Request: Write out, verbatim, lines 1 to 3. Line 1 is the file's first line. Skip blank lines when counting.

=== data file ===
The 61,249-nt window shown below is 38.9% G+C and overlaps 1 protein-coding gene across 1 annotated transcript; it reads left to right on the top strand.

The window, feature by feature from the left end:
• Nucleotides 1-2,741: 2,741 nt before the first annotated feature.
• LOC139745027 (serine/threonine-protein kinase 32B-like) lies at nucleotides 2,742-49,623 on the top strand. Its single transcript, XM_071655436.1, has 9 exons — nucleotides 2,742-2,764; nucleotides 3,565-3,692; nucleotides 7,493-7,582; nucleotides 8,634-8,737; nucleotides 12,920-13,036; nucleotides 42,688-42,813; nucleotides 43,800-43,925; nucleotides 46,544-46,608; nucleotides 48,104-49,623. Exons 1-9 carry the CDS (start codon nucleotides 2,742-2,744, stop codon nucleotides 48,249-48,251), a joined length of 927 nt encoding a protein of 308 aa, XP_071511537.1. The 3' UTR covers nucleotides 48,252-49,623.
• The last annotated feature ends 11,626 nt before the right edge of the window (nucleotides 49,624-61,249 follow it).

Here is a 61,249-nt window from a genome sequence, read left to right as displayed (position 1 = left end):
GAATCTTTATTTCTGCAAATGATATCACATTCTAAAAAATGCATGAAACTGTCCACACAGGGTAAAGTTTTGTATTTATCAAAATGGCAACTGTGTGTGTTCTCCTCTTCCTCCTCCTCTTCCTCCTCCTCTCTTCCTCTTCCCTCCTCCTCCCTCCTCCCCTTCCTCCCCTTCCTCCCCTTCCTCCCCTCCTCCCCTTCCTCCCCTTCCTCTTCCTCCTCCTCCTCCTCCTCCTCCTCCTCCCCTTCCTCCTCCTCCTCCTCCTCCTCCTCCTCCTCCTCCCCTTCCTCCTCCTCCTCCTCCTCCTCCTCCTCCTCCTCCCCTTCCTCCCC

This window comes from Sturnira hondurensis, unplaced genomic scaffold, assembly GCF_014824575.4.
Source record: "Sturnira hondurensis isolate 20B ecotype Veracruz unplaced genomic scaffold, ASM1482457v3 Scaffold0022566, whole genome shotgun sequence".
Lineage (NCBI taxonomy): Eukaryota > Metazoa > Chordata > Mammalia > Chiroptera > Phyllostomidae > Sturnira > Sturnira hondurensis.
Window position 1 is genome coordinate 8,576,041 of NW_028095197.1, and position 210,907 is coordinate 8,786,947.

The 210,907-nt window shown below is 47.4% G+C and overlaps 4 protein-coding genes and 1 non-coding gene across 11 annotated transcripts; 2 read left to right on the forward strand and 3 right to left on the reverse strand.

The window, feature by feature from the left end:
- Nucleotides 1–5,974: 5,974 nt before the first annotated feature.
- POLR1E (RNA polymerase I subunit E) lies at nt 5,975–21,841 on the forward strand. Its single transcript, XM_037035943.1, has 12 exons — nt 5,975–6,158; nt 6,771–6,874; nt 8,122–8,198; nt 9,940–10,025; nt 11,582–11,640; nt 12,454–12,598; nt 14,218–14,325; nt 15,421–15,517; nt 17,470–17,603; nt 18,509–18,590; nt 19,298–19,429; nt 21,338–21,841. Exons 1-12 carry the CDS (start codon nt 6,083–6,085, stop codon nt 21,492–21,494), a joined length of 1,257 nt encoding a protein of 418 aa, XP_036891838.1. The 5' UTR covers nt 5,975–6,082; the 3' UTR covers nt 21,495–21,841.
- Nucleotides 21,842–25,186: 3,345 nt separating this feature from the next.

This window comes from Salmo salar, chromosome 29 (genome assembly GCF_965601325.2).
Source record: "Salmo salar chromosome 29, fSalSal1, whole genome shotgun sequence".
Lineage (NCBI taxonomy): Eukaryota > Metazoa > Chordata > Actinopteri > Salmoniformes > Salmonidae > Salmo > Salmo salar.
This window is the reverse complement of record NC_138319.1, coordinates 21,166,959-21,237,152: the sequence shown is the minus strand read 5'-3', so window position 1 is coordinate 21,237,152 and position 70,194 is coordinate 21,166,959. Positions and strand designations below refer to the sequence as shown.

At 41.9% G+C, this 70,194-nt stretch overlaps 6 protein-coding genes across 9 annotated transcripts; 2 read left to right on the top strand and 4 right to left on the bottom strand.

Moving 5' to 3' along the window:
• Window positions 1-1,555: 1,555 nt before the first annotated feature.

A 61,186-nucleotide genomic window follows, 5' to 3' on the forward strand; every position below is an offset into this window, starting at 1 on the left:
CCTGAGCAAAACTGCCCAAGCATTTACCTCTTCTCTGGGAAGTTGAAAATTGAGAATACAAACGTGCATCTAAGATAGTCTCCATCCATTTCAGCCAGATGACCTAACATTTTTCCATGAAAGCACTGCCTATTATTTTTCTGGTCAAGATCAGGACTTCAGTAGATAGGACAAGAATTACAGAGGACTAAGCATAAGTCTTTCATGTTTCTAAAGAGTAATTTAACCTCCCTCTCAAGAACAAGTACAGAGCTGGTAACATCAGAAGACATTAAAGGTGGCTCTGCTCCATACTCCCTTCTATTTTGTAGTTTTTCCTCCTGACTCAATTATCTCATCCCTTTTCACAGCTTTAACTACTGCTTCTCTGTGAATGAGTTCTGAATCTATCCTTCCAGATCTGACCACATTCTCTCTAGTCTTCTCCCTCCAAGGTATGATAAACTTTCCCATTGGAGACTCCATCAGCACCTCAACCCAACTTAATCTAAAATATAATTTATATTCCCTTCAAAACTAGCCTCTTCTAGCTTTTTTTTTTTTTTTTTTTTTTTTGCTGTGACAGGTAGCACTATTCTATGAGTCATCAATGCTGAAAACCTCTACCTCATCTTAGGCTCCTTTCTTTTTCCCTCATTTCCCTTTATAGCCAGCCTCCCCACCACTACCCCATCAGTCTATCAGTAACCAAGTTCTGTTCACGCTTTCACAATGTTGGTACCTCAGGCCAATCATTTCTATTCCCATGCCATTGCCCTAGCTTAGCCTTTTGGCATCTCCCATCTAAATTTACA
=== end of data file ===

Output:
The 61,249-nt window shown below is 38.9% G+C and overlaps 1 protein-coding gene across 1 annotated transcript; it reads left to right on the top strand.

The window, feature by feature from the left end:
• Nucleotides 1-2,741: 2,741 nt before the first annotated feature.